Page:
The Senate Agriculture Committee today unanimously approved state Rep. Julie Alexander’s plan to support Michigan small businesses by offering new labeling and delivery options for cottage food products.
“Thanks to the cottage food law, talented Michigan residents may sell their delicious food to others in the community,” said Alexander, R-Hanover. “For some of these small-business owners, the cottage food option has given them a stepping stone on the way to opening full-fledged operations.”
Alexander, who chairs the House Agriculture Committee, said online and mail orders will provide more ways for local food businesses to sell and deliver their products, enabling convenient transactions for both sellers and customers while preserving food safety.
“Online and mail orders, as well as third-party delivery services, will enable cottage food entrepreneurs to connect with customers in new, accessible ways,” Alexander said. “My plan will open new doors for local businesses while ensuring consumer protection.”
The cottage food law allows people to sell safe food products made in their home kitchens without obtaining a state license. The law applies to items that aren’t potentially hazardous and don’t require temperature controls, such as jelly, candy, granola, and baked goods.
Current law requires an in-person delivery for cottage food sales. Alexander’s House Bill 5671 would allow a cottage food operation to fulfill internet and mail orders and deliver products through a third-party service, provided that the seller offers customers a chance to meet in person or virtually prior to a sale. The new delivery options would only be available to customers in Michigan.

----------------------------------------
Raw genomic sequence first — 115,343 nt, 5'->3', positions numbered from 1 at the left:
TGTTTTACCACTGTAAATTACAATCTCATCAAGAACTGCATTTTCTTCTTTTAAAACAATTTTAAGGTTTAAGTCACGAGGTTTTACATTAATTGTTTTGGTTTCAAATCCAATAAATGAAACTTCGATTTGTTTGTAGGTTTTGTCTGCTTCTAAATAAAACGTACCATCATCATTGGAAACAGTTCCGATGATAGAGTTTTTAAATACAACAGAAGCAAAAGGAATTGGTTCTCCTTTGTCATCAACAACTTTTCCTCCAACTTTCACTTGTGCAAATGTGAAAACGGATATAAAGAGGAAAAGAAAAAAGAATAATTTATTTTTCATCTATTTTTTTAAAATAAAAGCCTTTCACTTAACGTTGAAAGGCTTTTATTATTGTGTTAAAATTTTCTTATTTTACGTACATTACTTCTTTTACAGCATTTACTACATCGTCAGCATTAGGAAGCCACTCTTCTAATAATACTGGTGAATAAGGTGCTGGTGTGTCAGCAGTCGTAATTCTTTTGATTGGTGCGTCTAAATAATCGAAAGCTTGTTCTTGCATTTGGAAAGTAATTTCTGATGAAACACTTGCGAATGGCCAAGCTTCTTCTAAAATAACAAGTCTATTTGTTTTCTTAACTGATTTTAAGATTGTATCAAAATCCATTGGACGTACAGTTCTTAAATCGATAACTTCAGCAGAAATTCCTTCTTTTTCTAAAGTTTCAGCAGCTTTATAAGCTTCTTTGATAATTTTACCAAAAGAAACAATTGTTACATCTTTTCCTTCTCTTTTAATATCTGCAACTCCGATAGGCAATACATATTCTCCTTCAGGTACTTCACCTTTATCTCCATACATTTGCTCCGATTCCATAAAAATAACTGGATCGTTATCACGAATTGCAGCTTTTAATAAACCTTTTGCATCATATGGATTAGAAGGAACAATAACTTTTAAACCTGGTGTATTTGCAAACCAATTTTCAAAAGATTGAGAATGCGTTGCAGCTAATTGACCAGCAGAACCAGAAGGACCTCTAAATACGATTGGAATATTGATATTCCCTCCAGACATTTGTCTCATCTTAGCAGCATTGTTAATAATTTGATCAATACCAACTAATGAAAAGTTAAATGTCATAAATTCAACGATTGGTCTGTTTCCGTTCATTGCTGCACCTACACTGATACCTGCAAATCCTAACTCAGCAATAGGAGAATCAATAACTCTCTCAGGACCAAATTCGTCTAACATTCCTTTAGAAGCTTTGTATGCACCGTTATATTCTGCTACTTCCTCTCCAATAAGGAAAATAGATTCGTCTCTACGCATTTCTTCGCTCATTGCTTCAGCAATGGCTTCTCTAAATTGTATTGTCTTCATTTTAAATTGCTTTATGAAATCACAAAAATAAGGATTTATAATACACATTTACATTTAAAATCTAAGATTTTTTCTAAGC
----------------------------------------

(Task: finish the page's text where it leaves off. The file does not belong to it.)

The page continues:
The plan would also allow cottage food businesses to obtain a registration number, which, alongside a phone number, could be placed on product labels instead of a business’s address. The plan maintains other important labeling requirements for ingredients, allergens, net weight or volume, and a statement that the home kitchen has not been inspected by state officials.
“Transparency helps protect buyers,” Alexander said. “At the same time, cottage food sellers who work out of their homes deserve some personal privacy. Allowing them to label their products with a registration number instead of their address will both preserve transparency and protect privacy.”
Additionally, HB 5671 would raise the cap on annual gross sales for cottage food operations from $25,000 to $40,000, with automatic future increases based on annual inflation.
“Increasing the sales cap will give cottage food producers more flexibility,” Alexander said. “For those who want to get food licenses, this change will help them prepare financially to take their next steps.”
The bill, which previously passed the House of Representatives with bipartisan support, now proceeds to the entire Senate for consideration.
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